Landmarks Preservation Commission Reviews Proposals for New Hotel at 16 East 16th Street in Union Square

Existing structure at 16 East 16th Street (left) and rendering of proposed structure (right) - BKSK ArchitectsExisting structure at 16 East 16th Street (left) and rendering of proposed structure (right) - BKSK Architects

New York City’s Landmarks Preservation Commission (LPC) will decide the fate of a new nine-story hotel to be constructed within the historic Margaret Louisa Home in Union Square, Manhattan. The existing six-story structure at 16 East 16th Street was completed in 1891 and included 78 bedrooms, parlor and reception rooms, private dining areas, a public restaurant, and laundry facilities for over 100 women who lived in the building.

Prepared in part by BKSK Architects for Gramercy Park House LLC, proposals reveal that the structure in its reimagined form would comprise 82,761 gross square feet and expand to nine stories above ground. 63,802 square feet is proposed for hotel use and would be divided into 88 guestrooms. Considering these measurements, each room would each span approximately 725 square feet.

The proposed expansion would also fill much of the underutilized area on the grounds of the property to generate additional area for the hotel.

According to a report published by the LPC in 1989, the building’s original architect R.H. Robertson envisioned the building with a complete seventh story under a peaked roof. This design detail, however, was prohibited under regulations governing lodging houses at the time.

The originally complete Margaret Louisa Home (left), the existing structure at 16 East 16th Street (center), Proposed front elevations drafted in 1892 (right)

The originally complete Margaret Louisa Home (left), the existing structure at 16 East 16th Street (center), proposed front elevations drafted in 1892 (right)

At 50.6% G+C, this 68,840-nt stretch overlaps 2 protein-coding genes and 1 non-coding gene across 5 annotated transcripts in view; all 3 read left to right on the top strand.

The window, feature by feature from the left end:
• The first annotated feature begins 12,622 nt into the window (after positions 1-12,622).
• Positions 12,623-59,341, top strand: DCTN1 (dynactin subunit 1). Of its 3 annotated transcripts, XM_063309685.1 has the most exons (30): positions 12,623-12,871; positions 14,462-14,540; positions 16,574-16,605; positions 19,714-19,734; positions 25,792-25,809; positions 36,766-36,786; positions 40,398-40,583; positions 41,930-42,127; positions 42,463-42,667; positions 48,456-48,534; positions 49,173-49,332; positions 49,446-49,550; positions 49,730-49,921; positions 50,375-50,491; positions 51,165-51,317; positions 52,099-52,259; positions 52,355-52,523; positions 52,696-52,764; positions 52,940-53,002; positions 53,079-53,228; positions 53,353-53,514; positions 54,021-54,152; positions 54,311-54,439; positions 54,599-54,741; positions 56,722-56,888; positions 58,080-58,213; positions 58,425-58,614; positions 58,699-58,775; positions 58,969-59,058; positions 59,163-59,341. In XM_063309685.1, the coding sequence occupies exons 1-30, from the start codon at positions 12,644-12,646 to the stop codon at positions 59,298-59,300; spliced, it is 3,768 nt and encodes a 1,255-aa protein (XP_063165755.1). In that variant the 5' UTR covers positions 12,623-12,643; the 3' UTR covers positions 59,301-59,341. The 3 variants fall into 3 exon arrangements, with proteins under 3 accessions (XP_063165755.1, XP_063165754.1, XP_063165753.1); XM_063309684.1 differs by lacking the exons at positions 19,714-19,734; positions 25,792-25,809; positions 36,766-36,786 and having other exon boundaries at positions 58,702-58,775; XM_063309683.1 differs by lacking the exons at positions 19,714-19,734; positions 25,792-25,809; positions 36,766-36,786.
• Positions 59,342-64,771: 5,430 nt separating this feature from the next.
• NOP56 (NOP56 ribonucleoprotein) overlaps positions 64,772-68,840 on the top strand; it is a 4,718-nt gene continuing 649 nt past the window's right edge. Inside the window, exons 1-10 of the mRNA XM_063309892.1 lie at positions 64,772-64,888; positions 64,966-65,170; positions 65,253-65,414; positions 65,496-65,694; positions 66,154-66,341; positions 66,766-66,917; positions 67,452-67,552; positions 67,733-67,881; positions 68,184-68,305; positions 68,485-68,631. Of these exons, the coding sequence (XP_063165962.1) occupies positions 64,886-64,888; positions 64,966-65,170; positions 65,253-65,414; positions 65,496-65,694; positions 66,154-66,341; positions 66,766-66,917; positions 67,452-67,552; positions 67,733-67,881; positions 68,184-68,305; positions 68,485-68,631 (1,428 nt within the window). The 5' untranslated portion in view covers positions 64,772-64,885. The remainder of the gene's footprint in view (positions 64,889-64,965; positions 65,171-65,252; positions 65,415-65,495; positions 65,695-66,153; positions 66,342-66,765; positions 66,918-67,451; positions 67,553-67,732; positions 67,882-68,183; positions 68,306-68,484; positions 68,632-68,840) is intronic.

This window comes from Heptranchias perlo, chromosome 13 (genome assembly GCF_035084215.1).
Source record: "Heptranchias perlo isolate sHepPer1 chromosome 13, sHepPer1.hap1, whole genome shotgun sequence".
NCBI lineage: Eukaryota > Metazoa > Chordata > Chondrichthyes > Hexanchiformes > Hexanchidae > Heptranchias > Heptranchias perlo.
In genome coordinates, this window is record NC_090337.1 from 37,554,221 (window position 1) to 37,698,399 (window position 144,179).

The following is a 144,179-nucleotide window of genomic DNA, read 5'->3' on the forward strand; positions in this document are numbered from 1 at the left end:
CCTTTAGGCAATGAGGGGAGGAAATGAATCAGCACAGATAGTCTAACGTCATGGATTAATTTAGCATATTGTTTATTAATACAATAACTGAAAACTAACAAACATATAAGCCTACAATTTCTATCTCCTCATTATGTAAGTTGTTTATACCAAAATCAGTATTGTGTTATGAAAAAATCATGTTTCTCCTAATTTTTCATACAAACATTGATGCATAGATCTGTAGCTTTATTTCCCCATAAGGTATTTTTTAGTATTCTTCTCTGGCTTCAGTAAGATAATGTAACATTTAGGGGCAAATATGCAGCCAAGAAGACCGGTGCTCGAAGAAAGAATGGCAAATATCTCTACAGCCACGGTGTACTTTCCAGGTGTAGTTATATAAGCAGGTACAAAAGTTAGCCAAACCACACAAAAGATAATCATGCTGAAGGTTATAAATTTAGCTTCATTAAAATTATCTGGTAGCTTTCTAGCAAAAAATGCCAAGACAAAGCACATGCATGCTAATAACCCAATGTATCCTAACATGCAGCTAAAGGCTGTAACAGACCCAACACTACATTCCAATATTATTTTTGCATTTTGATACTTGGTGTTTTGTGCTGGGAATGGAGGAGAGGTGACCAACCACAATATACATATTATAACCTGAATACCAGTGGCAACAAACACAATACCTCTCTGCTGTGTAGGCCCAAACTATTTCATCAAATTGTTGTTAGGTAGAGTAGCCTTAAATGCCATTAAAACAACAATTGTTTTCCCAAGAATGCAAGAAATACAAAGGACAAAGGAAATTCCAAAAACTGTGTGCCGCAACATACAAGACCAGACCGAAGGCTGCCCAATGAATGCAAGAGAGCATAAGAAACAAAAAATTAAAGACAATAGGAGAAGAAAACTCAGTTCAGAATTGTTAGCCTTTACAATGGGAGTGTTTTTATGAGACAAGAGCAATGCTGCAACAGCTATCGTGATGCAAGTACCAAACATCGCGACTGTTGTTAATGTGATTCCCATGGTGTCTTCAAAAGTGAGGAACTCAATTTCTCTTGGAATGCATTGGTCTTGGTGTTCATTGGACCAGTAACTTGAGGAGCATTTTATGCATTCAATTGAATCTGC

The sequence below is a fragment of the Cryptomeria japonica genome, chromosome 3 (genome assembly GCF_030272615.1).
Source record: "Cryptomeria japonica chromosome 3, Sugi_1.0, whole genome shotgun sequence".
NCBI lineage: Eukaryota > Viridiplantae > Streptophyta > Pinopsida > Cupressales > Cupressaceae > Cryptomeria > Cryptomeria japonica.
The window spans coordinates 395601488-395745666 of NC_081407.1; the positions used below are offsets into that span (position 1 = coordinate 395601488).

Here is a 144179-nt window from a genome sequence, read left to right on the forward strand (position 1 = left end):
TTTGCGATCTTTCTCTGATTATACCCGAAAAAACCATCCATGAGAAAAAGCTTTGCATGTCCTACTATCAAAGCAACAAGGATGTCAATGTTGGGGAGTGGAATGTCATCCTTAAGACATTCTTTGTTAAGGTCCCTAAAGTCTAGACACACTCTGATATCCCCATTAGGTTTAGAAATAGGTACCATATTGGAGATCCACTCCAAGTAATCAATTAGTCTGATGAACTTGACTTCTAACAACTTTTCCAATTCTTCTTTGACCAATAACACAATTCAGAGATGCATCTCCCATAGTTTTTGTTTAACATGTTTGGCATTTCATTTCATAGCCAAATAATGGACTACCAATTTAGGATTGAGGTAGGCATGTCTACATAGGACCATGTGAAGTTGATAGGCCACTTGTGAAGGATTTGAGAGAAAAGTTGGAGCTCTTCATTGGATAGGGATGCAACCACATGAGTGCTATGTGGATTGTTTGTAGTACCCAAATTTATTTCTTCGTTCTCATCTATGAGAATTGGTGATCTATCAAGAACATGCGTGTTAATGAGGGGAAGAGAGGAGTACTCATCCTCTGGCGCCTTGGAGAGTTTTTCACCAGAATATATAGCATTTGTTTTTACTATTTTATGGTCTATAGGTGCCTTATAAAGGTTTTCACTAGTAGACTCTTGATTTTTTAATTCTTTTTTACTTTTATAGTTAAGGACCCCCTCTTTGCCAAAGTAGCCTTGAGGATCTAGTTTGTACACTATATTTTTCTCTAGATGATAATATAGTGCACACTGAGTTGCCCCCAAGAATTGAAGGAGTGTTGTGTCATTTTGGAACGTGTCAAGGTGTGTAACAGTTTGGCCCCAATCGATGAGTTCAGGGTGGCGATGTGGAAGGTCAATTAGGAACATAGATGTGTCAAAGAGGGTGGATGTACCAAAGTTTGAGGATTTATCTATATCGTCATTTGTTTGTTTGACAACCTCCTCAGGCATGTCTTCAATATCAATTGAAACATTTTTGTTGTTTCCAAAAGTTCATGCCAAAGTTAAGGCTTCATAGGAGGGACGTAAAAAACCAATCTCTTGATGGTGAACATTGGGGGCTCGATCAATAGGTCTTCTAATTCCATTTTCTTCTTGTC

It is the conjecture of the project team that the reimagined designs, which also include the addition of a large gable at the roof of the structure, favor and reestablish building elevations in line with Schuyler’s original intent. The interpretation is abstract at best and includes a façade comprised of perforated metal that takes on the appearance of a woven pattern. Behind this exterior are large floor-to-ceiling windows offering a unique viewing experience from within the building.

Rendering of proposed gable structure - BKSK Architects

Rendering of proposed gable structure – BKSK Architects

View from inside the gable structure at 16 East 16th Street - BKSK Architects

View from inside the gable structure at 16 East 16th Street – BKSK Architects

At the 16th street elevation, the building’s historic masonry façade would be repaired, where possible, or replaced. This includes the installation of new windows, granite elements at the base of the building, and a sandstone portal entrance, all designed to match historic conditions.

Existing conditions at 16 East 16th Street (top) and proposed facade alterations (bottom) - BKSK Architects